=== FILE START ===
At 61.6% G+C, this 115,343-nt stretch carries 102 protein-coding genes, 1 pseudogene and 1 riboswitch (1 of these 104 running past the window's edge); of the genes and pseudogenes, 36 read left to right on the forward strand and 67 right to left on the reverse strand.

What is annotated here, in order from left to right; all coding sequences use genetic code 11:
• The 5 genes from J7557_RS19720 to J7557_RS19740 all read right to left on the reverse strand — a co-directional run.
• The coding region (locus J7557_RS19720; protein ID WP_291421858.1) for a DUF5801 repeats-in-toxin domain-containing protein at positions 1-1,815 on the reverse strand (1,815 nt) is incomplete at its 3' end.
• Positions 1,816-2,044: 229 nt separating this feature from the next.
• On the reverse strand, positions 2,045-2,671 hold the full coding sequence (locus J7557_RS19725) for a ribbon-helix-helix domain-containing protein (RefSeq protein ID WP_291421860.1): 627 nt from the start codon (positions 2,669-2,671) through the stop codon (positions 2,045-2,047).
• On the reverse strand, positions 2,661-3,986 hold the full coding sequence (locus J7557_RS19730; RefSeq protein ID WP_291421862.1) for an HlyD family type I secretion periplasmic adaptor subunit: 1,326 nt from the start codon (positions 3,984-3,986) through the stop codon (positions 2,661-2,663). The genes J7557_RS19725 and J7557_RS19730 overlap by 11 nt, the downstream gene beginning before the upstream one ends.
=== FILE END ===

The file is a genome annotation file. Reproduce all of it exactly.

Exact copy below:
At 61.6% G+C, this 115,343-nt stretch carries 102 protein-coding genes, 1 pseudogene and 1 riboswitch (1 of these 104 running past the window's edge); of the genes and pseudogenes, 36 read left to right on the forward strand and 67 right to left on the reverse strand.

What is annotated here, in order from left to right; all coding sequences use genetic code 11:
• The 5 genes from J7557_RS19720 to J7557_RS19740 all read right to left on the reverse strand — a co-directional run.
• The coding region (locus J7557_RS19720; protein ID WP_291421858.1) for a DUF5801 repeats-in-toxin domain-containing protein at positions 1-1,815 on the reverse strand (1,815 nt) is incomplete at its 3' end.
• Positions 1,816-2,044: 229 nt separating this feature from the next.
• On the reverse strand, positions 2,045-2,671 hold the full coding sequence (locus J7557_RS19725) for a ribbon-helix-helix domain-containing protein (RefSeq protein ID WP_291421860.1): 627 nt from the start codon (positions 2,669-2,671) through the stop codon (positions 2,045-2,047).
• On the reverse strand, positions 2,661-3,986 hold the full coding sequence (locus J7557_RS19730; RefSeq protein ID WP_291421862.1) for an HlyD family type I secretion periplasmic adaptor subunit: 1,326 nt from the start codon (positions 3,984-3,986) through the stop codon (positions 2,661-2,663). The genes J7557_RS19725 and J7557_RS19730 overlap by 11 nt, the downstream gene beginning before the upstream one ends.